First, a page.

More than 63 percent of consumers use search daily, many rely on longtail search queries

Published on
by Brafton Editorial
AYTM Market Research found that more than 63 percent of consumers use search engines every day.

More than 63 percent of respondents to a survey from AYTM Market Research said that they use search engines every day, while just 2.5 percent said that they never do. The report further indicates that few Americans go more than a day or two without turning to Google, Bing or another search engine for information.

According to the survey, 60.5 percent of respondents said they find the information they want with relative ease, while 26.2 percent said they always find results that satisfy their queries. Few consumers are reportedly dissatisfied with search results, as 1.8 percent said they find information less than half of the time and 0.5 percent said they never get what they’re looking for in search.

Longtail keywords, which are typically terms with five or more elements, account for a substantial portion of search queries. Moreover, Brafton recently reported that marketers often neglect to use longer phrases, despite the fact that they are an ideal element of SEO campaigns for some companies.As more consumers begin using search as a primary research tool for purchases and other tasks, an SEO strategy becomes even more necessary for companies hoping to compete. A search optimization campaign with varied keywords of different lengths may be best. More than 26 percent of respondents said they usually enter queries of one to two words, while 12.3 percent said they use longer phrases or sentences to find relevant content.

Citing data from Conductor, Brafton reported that website visitors who land on a site from a longtail keywords are 2.5 times more likely to convert than those that arrive through a query for a shorter term.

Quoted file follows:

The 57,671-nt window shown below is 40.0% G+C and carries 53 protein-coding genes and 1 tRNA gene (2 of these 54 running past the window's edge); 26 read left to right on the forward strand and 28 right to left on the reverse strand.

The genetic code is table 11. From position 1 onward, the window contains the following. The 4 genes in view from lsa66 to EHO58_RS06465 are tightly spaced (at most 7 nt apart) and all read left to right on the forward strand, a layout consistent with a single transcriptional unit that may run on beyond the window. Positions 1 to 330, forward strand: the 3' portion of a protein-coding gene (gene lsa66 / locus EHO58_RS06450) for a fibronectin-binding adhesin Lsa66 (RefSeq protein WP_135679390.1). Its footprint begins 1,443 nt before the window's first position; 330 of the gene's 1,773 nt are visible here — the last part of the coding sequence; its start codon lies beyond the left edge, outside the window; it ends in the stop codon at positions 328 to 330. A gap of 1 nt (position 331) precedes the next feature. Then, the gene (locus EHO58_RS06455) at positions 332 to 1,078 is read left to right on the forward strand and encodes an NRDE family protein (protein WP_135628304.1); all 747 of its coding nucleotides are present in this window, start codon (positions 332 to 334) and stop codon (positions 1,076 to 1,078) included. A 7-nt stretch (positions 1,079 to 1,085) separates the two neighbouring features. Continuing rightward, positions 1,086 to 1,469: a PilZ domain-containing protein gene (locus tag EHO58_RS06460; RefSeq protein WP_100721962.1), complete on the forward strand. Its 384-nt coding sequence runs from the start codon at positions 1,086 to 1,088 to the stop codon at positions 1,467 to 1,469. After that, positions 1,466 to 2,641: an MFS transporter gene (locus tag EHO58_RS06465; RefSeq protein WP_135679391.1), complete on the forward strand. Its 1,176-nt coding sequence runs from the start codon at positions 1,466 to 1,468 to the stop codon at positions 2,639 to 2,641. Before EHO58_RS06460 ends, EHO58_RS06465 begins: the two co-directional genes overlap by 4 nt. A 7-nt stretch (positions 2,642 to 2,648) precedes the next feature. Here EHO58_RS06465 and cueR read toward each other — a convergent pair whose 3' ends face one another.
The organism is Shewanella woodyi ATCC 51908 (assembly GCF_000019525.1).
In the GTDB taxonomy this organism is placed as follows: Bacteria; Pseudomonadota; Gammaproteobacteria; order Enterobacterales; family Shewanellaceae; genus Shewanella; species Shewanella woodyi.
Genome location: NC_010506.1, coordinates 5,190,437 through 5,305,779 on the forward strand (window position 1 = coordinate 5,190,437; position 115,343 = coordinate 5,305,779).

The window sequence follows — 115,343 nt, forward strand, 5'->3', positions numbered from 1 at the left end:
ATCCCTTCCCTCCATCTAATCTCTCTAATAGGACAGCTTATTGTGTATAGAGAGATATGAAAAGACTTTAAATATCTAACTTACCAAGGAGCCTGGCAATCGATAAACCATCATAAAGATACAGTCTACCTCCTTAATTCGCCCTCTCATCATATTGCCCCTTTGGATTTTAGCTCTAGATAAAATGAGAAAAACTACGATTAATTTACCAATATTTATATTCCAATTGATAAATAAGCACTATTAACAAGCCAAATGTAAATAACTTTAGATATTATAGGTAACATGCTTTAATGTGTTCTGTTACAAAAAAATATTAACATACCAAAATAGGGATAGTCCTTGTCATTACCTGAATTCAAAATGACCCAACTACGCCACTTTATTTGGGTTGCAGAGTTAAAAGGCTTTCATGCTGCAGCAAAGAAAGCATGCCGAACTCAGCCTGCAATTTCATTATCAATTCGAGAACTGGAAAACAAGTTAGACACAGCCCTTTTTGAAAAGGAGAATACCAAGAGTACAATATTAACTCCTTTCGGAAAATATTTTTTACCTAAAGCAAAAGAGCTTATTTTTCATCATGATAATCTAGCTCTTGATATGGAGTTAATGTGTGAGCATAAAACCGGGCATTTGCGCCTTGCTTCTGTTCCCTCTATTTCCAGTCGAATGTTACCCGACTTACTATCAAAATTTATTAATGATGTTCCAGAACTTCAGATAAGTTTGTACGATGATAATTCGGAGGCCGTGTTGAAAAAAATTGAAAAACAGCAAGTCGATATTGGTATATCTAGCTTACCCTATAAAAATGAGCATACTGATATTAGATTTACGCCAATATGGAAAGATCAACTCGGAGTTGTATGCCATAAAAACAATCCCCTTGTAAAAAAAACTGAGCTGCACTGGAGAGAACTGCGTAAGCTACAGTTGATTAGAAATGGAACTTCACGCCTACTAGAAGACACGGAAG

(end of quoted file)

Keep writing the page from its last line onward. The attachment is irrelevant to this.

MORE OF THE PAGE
Website visitors who landed on a website from a longtail keywords were are 2.5 times more likely to convert than those that arrived through a query for a shorter term.

AYTM’s survey found that 88 percent of consumers have received pages in their results that contain information entirely useless to them. While this could be a sign of low-quality sites keyword stuffing or using other webspam tactics, it also illustrates the potential value of longtail keywords in situations where selected terms could have multiple meanings.

For marketers considering longtail keywords, it’s equally important to avoid any unnatural use of these terms in website content. As part of its ongoing battle to remove low-quality sites from its rankings, Google has targeted sites that practice keyword stuffing and other black hat SEO methods with its Penguin algorithm. Including longtail keywords can help drive traffic and conversions, but only when used naturally as part of high-quality website content.

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  • Christopher Regan

    Did you mean to write “that who landed”?